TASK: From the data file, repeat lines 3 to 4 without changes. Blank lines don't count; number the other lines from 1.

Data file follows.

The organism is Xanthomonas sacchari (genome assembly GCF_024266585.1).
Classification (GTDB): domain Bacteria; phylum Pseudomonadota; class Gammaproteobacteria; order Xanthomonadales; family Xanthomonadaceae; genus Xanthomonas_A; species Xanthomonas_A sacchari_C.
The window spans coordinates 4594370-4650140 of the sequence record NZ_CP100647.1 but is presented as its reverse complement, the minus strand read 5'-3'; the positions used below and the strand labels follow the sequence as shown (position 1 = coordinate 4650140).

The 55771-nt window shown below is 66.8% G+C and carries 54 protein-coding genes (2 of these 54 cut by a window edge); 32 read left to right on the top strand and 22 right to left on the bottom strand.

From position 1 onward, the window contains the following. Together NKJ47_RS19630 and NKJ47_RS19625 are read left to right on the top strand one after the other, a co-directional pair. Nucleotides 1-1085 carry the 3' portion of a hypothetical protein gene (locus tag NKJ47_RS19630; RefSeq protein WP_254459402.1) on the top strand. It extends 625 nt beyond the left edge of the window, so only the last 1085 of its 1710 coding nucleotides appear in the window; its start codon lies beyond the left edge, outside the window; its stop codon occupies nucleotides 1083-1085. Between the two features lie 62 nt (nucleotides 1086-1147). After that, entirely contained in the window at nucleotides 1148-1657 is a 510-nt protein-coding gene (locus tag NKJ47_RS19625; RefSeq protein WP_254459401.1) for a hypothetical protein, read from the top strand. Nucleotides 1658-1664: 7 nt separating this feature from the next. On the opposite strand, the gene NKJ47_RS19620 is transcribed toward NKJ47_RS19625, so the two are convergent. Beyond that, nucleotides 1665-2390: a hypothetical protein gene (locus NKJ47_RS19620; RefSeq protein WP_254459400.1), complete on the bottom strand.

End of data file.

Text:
The window spans coordinates 4594370-4650140 of the sequence record NZ_CP100647.1 but is presented as its reverse complement, the minus strand read 5'-3'; the positions used below and the strand labels follow the sequence as shown (position 1 = coordinate 4650140).

The 55771-nt window shown below is 66.8% G+C and carries 54 protein-coding genes (2 of these 54 cut by a window edge); 32 read left to right on the top strand and 22 right to left on the bottom strand.